While most would like to go it alone, it’s fairly easy to let ourselves slip up every now and then.  No one’s perfect, and none of us can expect to make the right judgment call 100% of the time.  But, what if that one time we screw up, it costs us our entire audience?  What if it could’ve been avoided by inviting some extra accountability from someone you respect and who cares about you?

You’d be crushed if you inadvertently did something that ruined your relationship with your audience.  All your hard work would be in vain, and re-establishing your credibility would seem almost impossible—and it might be.  It would be even more frustrating if your mistake could’ve been avoided altogether had you created an accountability system to keep you on your toes.

If your audience means anything to you, I challenge you to seek out one or two people who will hold you to the standards you’d like to live by—someone who’s not afraid to call a spade a spade, and who’ll give it to you straight if they see you’re headed for trouble.

What about you? How do you hold yourself accountable and ensure your work is always your best? Let us know in the comments.

JC is the author of JCDFitness, where he shows regular people how easy it is to lose fat, build muscle and transform their body using his simple No-BS Approach to Looking Great Naked.  Follow him on Twitter.

Autoresponders on ‘Roids

This post was written by the Web Marketing Ninja—a professional online marketer for a major web brand, who’s sharing his tips undercover here at ProBlogger. Curious? So are we!

Darren has written a lot about how he has evolved his autoresponder sequences on his blogs. But I want to take this a step further and describe how you can turn a good auto responder into a great one.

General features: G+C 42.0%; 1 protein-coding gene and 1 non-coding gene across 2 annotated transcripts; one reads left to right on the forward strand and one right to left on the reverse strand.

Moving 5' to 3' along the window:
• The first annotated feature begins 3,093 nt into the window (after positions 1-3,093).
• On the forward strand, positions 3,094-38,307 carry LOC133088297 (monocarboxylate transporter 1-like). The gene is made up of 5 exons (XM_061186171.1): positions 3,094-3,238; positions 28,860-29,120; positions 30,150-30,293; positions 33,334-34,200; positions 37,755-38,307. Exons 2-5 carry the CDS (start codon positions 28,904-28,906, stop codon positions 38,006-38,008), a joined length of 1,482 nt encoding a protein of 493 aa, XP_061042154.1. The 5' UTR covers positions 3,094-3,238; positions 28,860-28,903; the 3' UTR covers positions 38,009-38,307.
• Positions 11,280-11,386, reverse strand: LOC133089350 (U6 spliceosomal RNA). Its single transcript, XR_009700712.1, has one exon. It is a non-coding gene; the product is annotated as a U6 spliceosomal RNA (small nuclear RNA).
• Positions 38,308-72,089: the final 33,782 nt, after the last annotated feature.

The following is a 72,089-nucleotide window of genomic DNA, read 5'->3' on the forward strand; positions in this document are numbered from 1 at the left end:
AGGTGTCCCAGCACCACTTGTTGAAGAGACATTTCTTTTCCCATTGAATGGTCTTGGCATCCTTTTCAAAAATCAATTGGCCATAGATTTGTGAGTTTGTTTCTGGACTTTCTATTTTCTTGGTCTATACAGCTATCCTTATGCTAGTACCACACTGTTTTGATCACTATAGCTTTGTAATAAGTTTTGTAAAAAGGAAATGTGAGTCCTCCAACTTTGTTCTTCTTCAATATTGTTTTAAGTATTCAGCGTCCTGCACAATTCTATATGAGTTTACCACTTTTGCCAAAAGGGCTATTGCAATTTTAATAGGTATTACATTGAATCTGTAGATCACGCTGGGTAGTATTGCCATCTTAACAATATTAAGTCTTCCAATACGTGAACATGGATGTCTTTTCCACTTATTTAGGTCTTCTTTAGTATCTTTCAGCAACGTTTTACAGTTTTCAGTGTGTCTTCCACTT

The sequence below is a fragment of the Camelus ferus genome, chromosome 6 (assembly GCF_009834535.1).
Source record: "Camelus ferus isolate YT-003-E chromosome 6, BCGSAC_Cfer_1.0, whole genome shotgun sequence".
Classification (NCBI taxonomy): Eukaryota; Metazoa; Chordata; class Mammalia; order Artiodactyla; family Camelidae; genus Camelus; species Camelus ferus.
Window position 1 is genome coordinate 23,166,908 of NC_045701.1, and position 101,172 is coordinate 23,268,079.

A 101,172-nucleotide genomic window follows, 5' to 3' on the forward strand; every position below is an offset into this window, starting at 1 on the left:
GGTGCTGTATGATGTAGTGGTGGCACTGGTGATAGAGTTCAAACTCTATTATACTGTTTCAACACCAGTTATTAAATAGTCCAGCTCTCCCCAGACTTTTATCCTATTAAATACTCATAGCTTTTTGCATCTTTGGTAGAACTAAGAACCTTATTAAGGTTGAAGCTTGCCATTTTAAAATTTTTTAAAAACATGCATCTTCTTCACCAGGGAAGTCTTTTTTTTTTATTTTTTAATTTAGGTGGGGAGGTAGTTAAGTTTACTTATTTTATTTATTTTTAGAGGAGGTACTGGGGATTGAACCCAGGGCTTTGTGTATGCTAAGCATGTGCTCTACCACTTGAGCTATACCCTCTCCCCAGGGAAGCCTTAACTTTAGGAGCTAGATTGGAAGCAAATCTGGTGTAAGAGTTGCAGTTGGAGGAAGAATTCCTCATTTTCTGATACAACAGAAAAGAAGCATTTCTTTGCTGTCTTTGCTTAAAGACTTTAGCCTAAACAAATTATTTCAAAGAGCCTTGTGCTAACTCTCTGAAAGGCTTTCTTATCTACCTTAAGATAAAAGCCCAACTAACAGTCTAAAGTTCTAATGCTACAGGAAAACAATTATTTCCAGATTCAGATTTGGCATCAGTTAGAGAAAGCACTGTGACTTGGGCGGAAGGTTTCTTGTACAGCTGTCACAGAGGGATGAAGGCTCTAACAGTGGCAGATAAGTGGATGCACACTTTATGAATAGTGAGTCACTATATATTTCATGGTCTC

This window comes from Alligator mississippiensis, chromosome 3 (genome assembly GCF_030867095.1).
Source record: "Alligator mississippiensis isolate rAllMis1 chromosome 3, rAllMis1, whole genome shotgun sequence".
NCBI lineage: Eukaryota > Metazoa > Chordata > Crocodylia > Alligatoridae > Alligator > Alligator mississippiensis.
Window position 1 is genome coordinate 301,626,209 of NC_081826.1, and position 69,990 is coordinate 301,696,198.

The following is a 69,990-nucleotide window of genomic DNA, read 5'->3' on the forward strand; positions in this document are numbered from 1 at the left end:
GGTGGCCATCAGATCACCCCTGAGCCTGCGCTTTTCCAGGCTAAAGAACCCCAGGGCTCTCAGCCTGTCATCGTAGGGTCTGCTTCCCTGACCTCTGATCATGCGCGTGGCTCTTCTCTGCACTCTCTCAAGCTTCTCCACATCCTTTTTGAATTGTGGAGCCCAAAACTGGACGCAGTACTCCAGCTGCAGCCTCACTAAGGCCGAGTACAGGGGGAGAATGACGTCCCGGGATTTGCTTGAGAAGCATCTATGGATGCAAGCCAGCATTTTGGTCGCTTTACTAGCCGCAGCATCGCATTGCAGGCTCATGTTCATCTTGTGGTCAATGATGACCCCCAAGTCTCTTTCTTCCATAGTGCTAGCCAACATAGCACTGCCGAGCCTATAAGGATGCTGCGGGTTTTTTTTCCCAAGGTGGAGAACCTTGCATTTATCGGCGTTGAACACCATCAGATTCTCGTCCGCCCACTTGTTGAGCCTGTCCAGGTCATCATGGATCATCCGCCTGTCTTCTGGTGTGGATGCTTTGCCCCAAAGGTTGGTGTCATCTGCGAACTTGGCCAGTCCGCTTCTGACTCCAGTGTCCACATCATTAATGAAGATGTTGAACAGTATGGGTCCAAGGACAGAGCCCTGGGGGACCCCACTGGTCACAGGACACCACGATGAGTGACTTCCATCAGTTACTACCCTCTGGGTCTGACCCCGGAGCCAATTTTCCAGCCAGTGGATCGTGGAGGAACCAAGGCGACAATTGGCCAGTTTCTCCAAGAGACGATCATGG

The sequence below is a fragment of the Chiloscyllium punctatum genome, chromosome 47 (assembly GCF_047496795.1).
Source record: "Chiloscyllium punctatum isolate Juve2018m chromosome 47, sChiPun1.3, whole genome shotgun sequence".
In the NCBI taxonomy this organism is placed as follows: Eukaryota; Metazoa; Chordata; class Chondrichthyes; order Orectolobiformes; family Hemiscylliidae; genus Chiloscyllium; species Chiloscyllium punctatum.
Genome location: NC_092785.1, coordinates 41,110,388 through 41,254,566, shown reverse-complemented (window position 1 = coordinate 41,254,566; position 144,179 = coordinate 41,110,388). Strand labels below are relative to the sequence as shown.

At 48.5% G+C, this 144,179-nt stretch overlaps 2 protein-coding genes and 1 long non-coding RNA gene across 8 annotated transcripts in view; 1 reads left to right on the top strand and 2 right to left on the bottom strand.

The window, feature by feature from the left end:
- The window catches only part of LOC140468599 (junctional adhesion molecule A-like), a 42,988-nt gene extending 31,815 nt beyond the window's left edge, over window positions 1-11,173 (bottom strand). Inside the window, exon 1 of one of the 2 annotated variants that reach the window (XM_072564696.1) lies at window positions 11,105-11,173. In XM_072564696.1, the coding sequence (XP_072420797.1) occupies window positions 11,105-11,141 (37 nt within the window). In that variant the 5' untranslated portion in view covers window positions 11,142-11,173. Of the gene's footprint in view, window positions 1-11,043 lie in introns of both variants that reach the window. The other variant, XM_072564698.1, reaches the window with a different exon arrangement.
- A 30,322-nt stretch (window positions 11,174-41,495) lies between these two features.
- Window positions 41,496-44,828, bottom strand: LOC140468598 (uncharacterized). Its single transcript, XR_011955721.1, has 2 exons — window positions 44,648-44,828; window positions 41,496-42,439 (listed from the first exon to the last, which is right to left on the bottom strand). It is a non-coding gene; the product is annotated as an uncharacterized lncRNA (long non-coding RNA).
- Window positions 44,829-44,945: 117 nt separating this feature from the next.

Step 1: Segment your subscribers when they give you their email addresses

When you ask users to give you their email addresses, you should keep the process as frictionless as possible. If you can, just ask for the address itself. If you really need to, ask for their name so you can personalize messages—but that’s it.

Given you’ve only got one piece of information, how can you segment your audience?

  • Segment A: Existing Customer: match the email address to your list of orders and see if the person is an existing customer or not.
  • Segment B: Blog Commenter: if you’re requesting people include their email addresses when they post comments, match against that to determine how connected they are to your blog.
  • Segment C: Community Member: if your blog includes a forum, chances are you’ll have a record of user email addresses from your forum signup process. Use this to determine if they’re already part of your community.
  • Segment D: New Subscriber: this is the bucket for anyone who doesn’t fit into the above segments. These are fresh faces to your blog.

Step 2: Tailor an autoresponder for each segment